Co-star Vinnie Heaven echoed this sentiment, telling PinkNews: “It’s normal. We’re talented actors who have worked hard to get here and here we are.
“I think people expect us to be maybe grateful? But for me it’s an act of resistance to describe it as ordinary.”
With two women cast in the roles of enchanted lovers Bottom (Mariah Gale) and the Fairy Queen Titania (Marianne Oldham), the adaptation certainly does not shy away from queerness.
“I felt this occasionally with Joan,” Thom admits. “A lot of the time when we bring queer stories to these big main stages that aren’t where you would typically expect queer work to be, you have to sanitise yourself and tamp it down to make it more palatable for the audience and we didn’t want to do that.
“It’s amazing to look out and see so many young queer people among older straight people who maybe don’t get to see queer stories as often and discover it is not as scary and challenging and ‘vulgar’ as they think.
“[On the flip side] people who think that the theatre is not for them can pay like five quid a ticket to come in, stand in the sun with a drink, and watch people that look like them tell a really ridiculous story.”
Throughout rehearsals, Thom describes the cast as maintaining a “beautiful open process where we could have big conversations about exploring what queerness might mean to us and what it means to embody that night after night.”
Heaven adds: “As actors, we weren’t bound by any past versions of this show or anyone’s expectations of what it should be. That was very intentional and has meant that identity, love and relationships could be explored in expansive and beautiful ways.”
Thom, who actively chose to portray Helena as a cis woman, explored the character’s relationship with gender through costuming. There is a clear emphasis on Helena’s “performative femininity” used to survive a patriarchal society where marriage to a man was not only expected, but virtually inevitable.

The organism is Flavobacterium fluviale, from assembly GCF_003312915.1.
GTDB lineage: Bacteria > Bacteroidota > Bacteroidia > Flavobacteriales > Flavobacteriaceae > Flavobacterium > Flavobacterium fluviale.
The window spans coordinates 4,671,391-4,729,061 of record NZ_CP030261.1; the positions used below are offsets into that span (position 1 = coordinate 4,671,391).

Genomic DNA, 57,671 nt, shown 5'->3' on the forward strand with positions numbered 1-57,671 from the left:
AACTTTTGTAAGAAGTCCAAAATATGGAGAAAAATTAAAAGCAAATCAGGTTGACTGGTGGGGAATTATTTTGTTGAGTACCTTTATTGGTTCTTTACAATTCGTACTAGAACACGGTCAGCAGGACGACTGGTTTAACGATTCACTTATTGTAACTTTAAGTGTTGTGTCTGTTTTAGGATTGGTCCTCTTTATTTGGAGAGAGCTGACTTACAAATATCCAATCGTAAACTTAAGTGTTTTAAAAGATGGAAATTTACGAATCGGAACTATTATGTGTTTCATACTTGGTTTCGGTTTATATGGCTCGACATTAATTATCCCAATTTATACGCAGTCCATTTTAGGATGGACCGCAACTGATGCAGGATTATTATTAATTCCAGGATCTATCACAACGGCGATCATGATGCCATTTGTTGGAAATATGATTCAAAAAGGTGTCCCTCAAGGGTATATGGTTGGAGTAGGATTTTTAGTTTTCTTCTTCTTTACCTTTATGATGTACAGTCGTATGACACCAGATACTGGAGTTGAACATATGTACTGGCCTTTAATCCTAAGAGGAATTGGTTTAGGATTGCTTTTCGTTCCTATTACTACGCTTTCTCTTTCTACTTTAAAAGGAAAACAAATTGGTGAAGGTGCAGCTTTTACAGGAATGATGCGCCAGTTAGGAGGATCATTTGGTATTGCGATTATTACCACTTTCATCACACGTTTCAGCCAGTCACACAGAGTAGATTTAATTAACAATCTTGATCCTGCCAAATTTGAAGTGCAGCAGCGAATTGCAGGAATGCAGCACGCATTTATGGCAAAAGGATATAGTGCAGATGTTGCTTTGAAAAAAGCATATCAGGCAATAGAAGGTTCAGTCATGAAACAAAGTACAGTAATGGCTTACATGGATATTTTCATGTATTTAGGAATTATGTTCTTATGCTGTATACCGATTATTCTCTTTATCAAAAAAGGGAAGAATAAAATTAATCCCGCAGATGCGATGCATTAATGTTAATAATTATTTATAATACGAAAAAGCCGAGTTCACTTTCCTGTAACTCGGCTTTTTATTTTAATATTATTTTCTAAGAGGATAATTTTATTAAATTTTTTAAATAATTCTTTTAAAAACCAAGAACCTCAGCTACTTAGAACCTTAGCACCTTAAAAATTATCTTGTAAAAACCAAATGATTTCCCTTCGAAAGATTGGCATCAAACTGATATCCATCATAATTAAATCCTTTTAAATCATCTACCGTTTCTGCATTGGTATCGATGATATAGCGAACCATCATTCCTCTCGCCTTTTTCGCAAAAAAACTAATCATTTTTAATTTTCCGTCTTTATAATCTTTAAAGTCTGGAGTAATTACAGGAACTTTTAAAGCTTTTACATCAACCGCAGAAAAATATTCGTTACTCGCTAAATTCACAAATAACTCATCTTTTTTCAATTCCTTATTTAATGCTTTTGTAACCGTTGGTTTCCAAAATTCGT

“I was really keen to have an outline of the breast and body painted on the costume which felt cheeky for me as a non-binary person playing a woman,” they explain.
“It helped me detach from who I was playing as opposed to who I am and it leaned into the performance of it all and need for survival – Helena is working as much as she can to exist in this world.”
Thom believes we need to evolve our storytelling in ways that connect with new audiences to make works such as Shakespeare’s plays timeless.
“There is a reason that A Midsummer Night’s Dream remains people’s favourite and has been performed for 400 years,” they continue. “That is because they are so human and so joyous and so real, even in this mad, far-fetched, mystical, magical land.
“Just as with Joan, it never was, isn’t and will never be about erasing any group of people or any individual. It is about learning that we are capacious enough as people to have all of it. We can have stories that speak to us and stories that speak to people opposite to us.
“It’s never been about tearing one person down to lift another up. We all can exist at the same time and it can be really f**king cool and special. And people can learn something about someone else and realise we are not that different.”
A Midsummer Night’s Dream runs at Shakespeare’s Globe until 12 August 2023. Tickets are available here.